Japan Promoting and Regulating ESG


Japan Promoting and Regulating ESGIn 2021, I was provided the unique opportunity by the good folks at Refinitiv Financial Solutions to look under the hood of their newly launched sustainable development scores tool. For anyone who is not familiar with it, this product is used by investors and analysts to gauge how well sovereigns align with the U.N.’s sustainable development goals.

At the time, I noted that the diligent, bottom-up methodology underpinning Refinitiv’s country sustainable development goals (SDG) scores would help unleash a new level of environmental, social, and governance (ESG) data clarity and standardization across the industry—a clear win for investors and their financial advisors keen to integrate ESG factors into investment selection.

I remember looking at the rankings for different countries I was interested in and noting that Japan was, at the time, high up on the list at #19 out of 201 nations. I was somewhat surprised by this—particularly for a country that, for as long as I can remember, has been one of the largest CO2-emitting countries in the world.

On the other hand, Japanese multinational Panasonic has recently made remarkable environmental strides in its quest to become more environmentally friendly by reining in dependence on expensive cobalt batteries, thereby reducing the price of electric vehicles. I raise this simple example to illustrate that there is no black and white when it comes to SDG scoring. While current ESG politicization presents challenges to stakeholders up and down the value chain, opportunities are presenting themselves in spirited fashion across the globe.

Therefore, Japan’s recent announcement on published draft guidelines that mandate ESG disclosures for public companies caught my attention. I immediately started to think about how Aite-Novarica Group’s financial institution partners in Japan will need to cope and adapt in short order, as this new mandate goes into effect after March 31 (when companies in Japan end their fiscal year) and will impact reporting beginning in June. Following are some other key implications.

Implications for Japanese Financial Institutions

For asset managers, it clearly means ESG factors will be considered for security selection. For the wealth management industry, if the rest of the world is any indicator, the sector can expect several key reactions, including increased focus on product strategy, private client onboarding, portfolio construction, data analytics, and impact reporting.

Japanese wealth practices, like their global peers, have a long list of technology improvements that must be addressed, including upgrades to digital engagement, digital communication, client reporting, customer relationship management, and financial planning platforms. While each firm has its priorities, with this new regulation, Japanese firms now need to take a stance in technology initiatives related to ESG.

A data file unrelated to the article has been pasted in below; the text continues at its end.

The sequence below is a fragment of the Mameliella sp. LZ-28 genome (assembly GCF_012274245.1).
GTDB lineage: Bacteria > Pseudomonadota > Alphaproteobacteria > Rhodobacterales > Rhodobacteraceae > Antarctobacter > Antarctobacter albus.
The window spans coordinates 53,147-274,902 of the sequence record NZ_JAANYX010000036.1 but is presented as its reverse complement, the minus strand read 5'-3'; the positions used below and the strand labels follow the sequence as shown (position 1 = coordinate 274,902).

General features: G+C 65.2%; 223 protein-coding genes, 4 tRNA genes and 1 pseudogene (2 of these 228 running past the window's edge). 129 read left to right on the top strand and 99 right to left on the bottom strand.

I predict that Japanese wealth managers will need to increase their focus on embedding sustainability data and metrics into their investment portfolios and on training their financial advisors to become more in tune with sustainable investing. Financial advisors and wealth tech platforms will need to become intimately familiar with their clients’ values and personal beliefs. The ability to communicate and report the financial and nonfinancial impacts of their investments is vital as well. Not doing either will needlessly put the client relationship at risk, leaving it vulnerable to attrition. The competition is quite fierce, and financial institutions will poach clients that don’t have the needed impact reporting capabilities.

ESG data will become more prominent on Japanese advisors’ workstations, tighter consolidation of ESG factors into investment selection will take place, and financial advisors will need to be trained to learn about the U.N.’s SDG goals to use and apply the data appropriately to clients’ decision-making. Indifference or ambivalent attitudes toward issues such as climate change/carbon emissions, sustainable natural resources/agriculture, and corporate board issues won’t be received well by certain emerging private client segments.

Additional Information and Contact Details

We are excited to collaborate with our partners in Japan and across the globe on this sector. Should you wish to learn more about this sector, key trends, and how ESG is finding its way into the hearts and minds of wealth managers and financial advisors across the globe, read Aite-Novarica Group’s reports: ESG Data Market Dynamics Within Wealth Management and Dawn of a New Era: ESG Integration Into Wealth Management or contact me directly at [email protected].